Pasting properties of the flour blends were determined using a Rapid Visco Analyzer (Newport Scientific, RVA super 3, Switzerland) as earlier described by Olapade et al. (2014).
Sensory evaluation of the cassava-chips products was carried out by twenty-five untrained panelists. The samples were presented in random order and panelists were asked to score their taste, crispness, flavour and overall acceptability on a 9-point hedonic scale where 9 represents ‘extremely like’ and 1 ‘extremely dislike’.
Results and discussion
Table 1 shows the chemical (proximate, anti-nutritional and vitamin) composition of the flour samples. The moisture content ranged from 9.71 to 10.30%. The highest moisture content was recorded in 100% cassava flour. The observed moisture contents were within the acceptable limit prescribed by the Standard Organization of Nigeria as reported by Sanni et al. (2005). Fat content of the flour samples ranged from 0.24 to 1.53%. The lowest fat content was recorded for sample 100% cassava flour.
There were significant differences among the samples as fat content increased with the increase in cowpea flour content.
Cassava flour alone is very low in protein containing about 3.22%. The protein content increased with the increase in cowpea flour amount as expected. The protein content ranged from 3.22 to 10.26%. There were significant differences (p≤0.05) among the samples. The protein content observed for 100% cassava agrees with the findings of Adebowale et al. (2011). Similar result was also reported by Falade and Akingbala (2008). Crude fiber differed significantly among the samples (p≤0.05). The percentage of crude fiber increased with the increasing percentage of cowpea flour. Sample 100% cassava had the lowest percentage of crude fiber. The crude fiber content increased with increase of cowpea flour with sample 25:75 (cassava:cowpea) having the highest crude fiber content. Sample 100% cassava had the lowest ash content, while sample 75:25 cassava had the highest percentage of ash content. Ash content ranged from 0.56 to 2.40%.
The amylose content ranged from 14.7 to 17.9%, which differed significantly (p≤0.05) among the samples. The increase in the percentage of cowpea flour caused reduction in the percentage of amylose content. Amylose content is an important starch property as low amylose content leads to increased relative crystallinity of starch due to the reduced amorphous regions within the starch granule (Olapade and Adeyemo, 2014). The cyanide content was significantly different among the samples and it decreased with increasing the percentage of cowpea flour inclusion in the blends. The control sample had the highest cyanide content of 2.45 mg/100 g which was similar to the value reported by Falade and Akingbala (2008). The values of the cyanide content observed were within the range recommended by the Standard Organization of Nigeria, which is <10 mg HCN/100 g as reported by Abass et al. (1998).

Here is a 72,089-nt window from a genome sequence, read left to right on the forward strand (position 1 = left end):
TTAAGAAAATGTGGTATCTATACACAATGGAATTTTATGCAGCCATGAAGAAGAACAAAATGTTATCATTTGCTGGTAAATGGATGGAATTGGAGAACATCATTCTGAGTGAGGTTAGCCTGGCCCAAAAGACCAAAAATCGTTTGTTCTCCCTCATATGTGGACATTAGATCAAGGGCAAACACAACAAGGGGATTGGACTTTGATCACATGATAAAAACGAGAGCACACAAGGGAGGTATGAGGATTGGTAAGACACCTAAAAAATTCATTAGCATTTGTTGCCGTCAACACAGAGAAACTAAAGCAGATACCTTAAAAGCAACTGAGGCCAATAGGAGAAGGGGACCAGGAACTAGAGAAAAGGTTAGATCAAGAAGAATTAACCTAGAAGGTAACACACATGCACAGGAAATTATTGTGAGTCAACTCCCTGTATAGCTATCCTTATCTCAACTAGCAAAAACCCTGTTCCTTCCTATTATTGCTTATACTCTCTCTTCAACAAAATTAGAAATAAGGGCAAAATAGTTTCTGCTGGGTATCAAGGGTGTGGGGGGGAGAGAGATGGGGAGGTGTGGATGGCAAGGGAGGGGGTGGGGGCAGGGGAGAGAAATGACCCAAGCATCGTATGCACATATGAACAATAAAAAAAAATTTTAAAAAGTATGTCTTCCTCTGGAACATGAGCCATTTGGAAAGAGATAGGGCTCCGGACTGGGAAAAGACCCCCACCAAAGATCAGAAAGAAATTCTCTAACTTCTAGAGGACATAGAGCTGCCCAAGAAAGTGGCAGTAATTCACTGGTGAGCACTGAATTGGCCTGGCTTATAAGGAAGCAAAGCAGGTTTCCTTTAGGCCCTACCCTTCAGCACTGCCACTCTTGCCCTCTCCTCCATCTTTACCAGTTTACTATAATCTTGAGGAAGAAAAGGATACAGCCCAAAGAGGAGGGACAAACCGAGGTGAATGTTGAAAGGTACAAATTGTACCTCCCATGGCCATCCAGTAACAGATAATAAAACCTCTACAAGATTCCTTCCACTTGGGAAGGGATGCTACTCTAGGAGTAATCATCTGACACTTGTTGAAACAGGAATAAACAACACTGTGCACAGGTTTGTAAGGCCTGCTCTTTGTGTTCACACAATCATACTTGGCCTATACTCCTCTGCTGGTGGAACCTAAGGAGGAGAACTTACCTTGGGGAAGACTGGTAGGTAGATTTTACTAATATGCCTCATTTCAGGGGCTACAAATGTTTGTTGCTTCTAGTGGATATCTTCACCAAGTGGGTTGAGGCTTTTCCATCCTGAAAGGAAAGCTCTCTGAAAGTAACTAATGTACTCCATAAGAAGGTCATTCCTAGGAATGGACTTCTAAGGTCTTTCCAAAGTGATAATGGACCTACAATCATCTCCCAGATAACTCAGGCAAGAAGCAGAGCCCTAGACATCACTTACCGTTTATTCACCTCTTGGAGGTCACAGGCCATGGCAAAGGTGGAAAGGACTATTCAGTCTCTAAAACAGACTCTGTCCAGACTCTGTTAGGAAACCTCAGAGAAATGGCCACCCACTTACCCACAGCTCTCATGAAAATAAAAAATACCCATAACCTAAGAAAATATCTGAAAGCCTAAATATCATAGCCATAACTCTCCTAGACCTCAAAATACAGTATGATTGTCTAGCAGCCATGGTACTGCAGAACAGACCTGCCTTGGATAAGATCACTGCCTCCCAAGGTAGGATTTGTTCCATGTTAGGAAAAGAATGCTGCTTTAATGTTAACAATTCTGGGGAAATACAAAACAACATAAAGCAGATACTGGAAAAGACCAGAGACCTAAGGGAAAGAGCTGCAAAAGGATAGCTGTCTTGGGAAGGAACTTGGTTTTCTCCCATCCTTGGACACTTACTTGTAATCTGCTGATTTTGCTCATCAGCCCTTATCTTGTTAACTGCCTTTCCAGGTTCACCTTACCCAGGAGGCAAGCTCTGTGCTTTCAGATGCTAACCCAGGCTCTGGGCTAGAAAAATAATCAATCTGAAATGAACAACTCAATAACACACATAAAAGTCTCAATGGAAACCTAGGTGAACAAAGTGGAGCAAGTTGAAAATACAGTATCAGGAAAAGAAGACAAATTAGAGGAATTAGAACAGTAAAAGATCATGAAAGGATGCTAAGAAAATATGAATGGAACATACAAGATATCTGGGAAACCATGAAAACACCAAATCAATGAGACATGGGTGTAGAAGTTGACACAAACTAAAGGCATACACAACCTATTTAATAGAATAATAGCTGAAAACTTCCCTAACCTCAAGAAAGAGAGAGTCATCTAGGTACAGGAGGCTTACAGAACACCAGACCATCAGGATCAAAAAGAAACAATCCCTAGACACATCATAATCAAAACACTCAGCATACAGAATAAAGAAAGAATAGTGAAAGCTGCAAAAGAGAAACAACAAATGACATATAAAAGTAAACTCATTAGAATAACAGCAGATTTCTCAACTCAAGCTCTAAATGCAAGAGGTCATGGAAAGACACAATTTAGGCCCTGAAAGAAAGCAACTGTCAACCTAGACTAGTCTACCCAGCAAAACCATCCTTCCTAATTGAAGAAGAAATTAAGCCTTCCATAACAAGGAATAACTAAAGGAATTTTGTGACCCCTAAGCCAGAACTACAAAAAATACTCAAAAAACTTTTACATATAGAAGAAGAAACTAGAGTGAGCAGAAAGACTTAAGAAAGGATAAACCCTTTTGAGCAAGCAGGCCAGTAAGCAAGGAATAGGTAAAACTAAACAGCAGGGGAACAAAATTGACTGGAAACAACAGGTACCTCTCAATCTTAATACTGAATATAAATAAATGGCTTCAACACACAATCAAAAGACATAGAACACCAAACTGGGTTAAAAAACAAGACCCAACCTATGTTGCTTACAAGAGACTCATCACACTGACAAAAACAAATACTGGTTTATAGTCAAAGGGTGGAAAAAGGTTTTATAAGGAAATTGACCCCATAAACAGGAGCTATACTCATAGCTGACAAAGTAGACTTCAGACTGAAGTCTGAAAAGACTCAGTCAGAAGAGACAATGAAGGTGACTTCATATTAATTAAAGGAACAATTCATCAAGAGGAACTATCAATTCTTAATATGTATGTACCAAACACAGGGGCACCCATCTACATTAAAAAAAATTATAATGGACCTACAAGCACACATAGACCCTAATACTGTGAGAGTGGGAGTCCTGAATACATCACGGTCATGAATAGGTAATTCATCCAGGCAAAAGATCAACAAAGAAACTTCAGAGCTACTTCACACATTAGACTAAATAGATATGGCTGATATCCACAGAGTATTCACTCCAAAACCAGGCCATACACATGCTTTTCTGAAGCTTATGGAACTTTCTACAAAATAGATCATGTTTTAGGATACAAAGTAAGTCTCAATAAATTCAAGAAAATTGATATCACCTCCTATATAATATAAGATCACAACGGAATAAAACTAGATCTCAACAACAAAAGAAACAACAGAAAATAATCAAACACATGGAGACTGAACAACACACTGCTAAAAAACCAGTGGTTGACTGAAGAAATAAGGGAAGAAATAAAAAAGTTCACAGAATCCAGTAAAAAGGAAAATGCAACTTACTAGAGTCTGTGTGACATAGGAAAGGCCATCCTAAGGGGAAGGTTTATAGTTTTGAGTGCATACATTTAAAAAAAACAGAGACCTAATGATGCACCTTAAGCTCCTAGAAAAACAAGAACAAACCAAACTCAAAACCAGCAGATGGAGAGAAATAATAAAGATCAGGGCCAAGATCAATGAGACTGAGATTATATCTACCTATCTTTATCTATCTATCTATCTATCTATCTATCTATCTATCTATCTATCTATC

The concentrations of vitamin A in the flours differed significantly (p≤0.05) among the samples. Sample 100% cassava had the lowest vitamin A content, while cowpea seeds also contained vitamin A in form of β-carotene but in higher concentration than cassava roots. Some of the vitamin A was lost during processing. Sample 100% cassava contained 0.04 mg/100 mg vitamin A and it increased with increasing concentration of cowpea flour in the blends.
Table 2 shows the mean values for water absorption capacity (WAC), oil absorption capacity (OAC), bulk density, swelling power, dispersibility and foam capacity of the flour samples. Sample 100% cassava had the highest WAC which differed significantly from the samples containing cowpea flour (p<0.05). The WAC ranged from 52.2 to 70.2%. Water absorption capacity is important in the development of ready to eat foods and a high absorption capacity may assure product cohesiveness (Houson and Ayenor, 2002). Carbohydrates have been reported to influence water absorption in foods (Adejuyitan et al., 2009). The observed variation in water absorption capacity among the samples may be due to difference in protein concentration and their degree of interaction with water (Butt and Batool, 2010). Oil absorption capacity of the flour samples differed significantly (p<0.05). Sample 100% cassava had the highest affinity capacity for oil. Table 2 shows the mean values for oil absorption capacities, mean values ranged from 58.5 and 70.5%. The values decreased with increasing percentage of cowpea flours. Similar values were reported by (Adebowale et al., 2011; Ikegwu et al., 2009). Oil absorption capacity is important as it indicates flour suitability in facilitating enhancement in flavour, mouth feel of foods, improvement of palatability and extension of shelf life especially in bakery products (Aremu et al., 2007; Appiah et al., 2011).
The increase in the percentage of cowpea flour decreased the swelling power of the flour samples. There were significant differences (p<0.05) among the samples. Swelling power of 100% cassava flour was 9.9%.